(1) Vrije Universiteit, Amsterdam, Netherlands
ABSTRACT: Fractal View of Sequence Stratigraphy
The succession of stratigraphic sequences is traditionally viewed as a hierarchy of orders, defined by duration but also characterized by a specific depositional architecture. I propose that stratigraphic sequences are better described by scale-invariant fractals. This "fractal model" pertains to the time range of (at least)
103 – 106 yr, where sequence stratigraphy is mainly applied, and rests on four principal arguments:
(1) Surveys of published data show that estimated or assumed duration of orders vary widely, sometimes even within one study.
(2) Detailed studies on surfaces in carbonate rocks indicate that units bounded by exposure surfaces (standard sequences) and units bounded by flooding surfaces (parasequences) are about equally likely among sequences of 103 – 106 yr duration.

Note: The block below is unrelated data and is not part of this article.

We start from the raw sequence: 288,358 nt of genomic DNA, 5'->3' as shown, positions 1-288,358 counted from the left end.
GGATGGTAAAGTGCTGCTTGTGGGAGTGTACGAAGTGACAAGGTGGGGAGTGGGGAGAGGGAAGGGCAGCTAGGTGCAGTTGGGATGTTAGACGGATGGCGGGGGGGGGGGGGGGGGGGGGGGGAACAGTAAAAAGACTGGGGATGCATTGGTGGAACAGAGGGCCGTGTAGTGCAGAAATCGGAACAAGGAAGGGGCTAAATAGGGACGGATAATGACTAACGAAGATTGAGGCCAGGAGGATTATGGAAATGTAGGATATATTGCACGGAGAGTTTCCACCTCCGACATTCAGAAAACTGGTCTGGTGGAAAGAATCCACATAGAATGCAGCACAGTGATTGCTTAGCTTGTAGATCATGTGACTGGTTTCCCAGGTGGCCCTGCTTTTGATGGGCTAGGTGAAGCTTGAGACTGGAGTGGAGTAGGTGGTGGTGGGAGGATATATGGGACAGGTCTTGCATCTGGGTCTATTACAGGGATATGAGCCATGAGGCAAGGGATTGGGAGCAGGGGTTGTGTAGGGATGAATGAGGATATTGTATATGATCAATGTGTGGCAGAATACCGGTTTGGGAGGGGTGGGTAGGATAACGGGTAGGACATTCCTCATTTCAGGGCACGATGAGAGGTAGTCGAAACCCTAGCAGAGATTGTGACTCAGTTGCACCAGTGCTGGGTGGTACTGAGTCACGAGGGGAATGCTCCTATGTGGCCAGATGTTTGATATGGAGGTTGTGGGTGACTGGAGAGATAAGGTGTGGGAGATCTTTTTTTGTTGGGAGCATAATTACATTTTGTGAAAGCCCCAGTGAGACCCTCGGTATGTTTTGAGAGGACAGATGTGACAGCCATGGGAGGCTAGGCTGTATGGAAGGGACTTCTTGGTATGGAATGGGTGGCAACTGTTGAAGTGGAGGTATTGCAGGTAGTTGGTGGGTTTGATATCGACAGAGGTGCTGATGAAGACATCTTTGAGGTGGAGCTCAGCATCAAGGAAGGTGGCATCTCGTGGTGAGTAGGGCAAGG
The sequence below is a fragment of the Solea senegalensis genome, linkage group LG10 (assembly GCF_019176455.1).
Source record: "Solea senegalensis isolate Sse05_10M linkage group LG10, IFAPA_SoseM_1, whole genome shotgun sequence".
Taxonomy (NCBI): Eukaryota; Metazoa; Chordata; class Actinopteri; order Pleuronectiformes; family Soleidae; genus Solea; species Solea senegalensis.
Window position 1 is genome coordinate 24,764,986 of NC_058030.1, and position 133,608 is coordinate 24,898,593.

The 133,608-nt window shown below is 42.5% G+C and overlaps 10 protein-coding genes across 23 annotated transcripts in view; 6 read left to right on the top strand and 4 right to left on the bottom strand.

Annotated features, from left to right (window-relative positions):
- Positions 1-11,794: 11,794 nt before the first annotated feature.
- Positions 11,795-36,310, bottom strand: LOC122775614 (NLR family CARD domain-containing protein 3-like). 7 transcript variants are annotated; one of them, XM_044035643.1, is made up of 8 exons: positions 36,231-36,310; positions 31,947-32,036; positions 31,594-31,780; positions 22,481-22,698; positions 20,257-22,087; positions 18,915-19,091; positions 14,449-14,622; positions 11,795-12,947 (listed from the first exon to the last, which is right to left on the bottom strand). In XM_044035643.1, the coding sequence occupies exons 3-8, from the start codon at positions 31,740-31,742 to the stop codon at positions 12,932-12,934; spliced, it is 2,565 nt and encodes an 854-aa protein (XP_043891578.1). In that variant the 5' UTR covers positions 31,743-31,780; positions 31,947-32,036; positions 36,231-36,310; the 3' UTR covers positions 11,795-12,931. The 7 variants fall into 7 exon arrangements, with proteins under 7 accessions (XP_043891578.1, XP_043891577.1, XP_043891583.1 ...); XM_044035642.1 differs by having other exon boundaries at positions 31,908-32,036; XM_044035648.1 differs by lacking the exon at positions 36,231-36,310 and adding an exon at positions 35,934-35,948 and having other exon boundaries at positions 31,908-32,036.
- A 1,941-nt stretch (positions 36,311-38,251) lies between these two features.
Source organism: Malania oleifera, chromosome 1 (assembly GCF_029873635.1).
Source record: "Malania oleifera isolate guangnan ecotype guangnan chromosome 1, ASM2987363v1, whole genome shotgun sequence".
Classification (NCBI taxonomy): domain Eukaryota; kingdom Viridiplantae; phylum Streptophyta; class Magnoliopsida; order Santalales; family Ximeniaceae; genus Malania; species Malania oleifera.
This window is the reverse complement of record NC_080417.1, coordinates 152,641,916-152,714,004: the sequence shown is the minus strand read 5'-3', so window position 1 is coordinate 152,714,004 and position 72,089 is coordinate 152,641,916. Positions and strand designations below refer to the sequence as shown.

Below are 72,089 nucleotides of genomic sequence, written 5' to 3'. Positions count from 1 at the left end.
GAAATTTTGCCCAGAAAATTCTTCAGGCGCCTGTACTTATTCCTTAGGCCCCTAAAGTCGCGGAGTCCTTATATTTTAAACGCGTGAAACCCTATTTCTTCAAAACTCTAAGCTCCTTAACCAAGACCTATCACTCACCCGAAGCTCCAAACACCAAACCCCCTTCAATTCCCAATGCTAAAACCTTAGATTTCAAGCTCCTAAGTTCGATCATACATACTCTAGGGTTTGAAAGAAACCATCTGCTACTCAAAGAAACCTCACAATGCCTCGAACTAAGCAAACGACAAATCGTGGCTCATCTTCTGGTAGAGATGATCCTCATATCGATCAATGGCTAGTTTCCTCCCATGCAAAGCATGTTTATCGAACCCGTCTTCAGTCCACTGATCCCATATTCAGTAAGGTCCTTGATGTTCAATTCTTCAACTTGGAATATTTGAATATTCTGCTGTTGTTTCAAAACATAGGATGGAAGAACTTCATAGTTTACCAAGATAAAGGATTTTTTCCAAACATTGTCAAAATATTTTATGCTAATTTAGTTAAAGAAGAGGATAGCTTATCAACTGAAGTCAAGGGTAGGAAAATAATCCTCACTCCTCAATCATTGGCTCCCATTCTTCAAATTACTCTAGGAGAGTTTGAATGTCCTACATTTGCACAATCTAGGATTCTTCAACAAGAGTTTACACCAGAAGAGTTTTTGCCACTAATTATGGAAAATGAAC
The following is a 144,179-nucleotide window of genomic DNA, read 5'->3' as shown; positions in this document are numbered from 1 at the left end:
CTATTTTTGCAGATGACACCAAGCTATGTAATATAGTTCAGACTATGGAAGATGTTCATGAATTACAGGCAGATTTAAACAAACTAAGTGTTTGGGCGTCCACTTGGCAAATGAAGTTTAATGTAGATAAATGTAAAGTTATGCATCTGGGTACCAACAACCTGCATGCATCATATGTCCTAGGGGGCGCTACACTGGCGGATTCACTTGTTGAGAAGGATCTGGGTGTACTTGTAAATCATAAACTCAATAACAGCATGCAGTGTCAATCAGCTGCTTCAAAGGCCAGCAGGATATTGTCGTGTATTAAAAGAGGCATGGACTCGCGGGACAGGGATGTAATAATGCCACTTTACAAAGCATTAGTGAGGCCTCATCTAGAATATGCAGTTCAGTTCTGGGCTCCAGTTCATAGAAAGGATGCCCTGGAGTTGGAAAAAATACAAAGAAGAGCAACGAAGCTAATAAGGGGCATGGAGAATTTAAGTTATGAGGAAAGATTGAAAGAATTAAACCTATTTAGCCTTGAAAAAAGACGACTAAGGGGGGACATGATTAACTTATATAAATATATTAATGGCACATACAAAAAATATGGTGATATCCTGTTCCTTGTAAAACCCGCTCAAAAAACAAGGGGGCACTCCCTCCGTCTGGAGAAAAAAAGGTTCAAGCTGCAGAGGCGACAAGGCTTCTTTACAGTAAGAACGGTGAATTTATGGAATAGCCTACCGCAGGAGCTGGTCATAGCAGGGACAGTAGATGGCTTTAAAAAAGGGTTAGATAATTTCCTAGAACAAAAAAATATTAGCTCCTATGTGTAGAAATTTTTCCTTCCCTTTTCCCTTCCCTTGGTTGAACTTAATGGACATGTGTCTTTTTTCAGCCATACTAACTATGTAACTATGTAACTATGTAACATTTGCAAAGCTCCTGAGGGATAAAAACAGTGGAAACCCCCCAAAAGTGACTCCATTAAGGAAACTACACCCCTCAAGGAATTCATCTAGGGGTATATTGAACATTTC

(3) Extensive published data on sea-level fluctuations and sedimentation rates, two principal controls on sequence architecture, revealed that both are fractals over more than 10 orders of magnitude in time.
(4) Migration paths of shelf edges of depositional systems that prograde and step up and down under the influence of fluctuating sea level are fractals in a certain range of spatial scales.
The proposed model treats sequences and systems tracts as universal patterns that are scale-invariant fractals in the time range of (at least) 103 – 106 yr. It assumes that the parasequence pattern of units bounded by flooding surfaces, and the standard sequence pattern of units bounded by exposure surfaces are both common in this time range.
AAPG Search and Discovery Article #90026©2004 AAPG Annual Meeting, Dallas, Texas, April 18-21, 2004.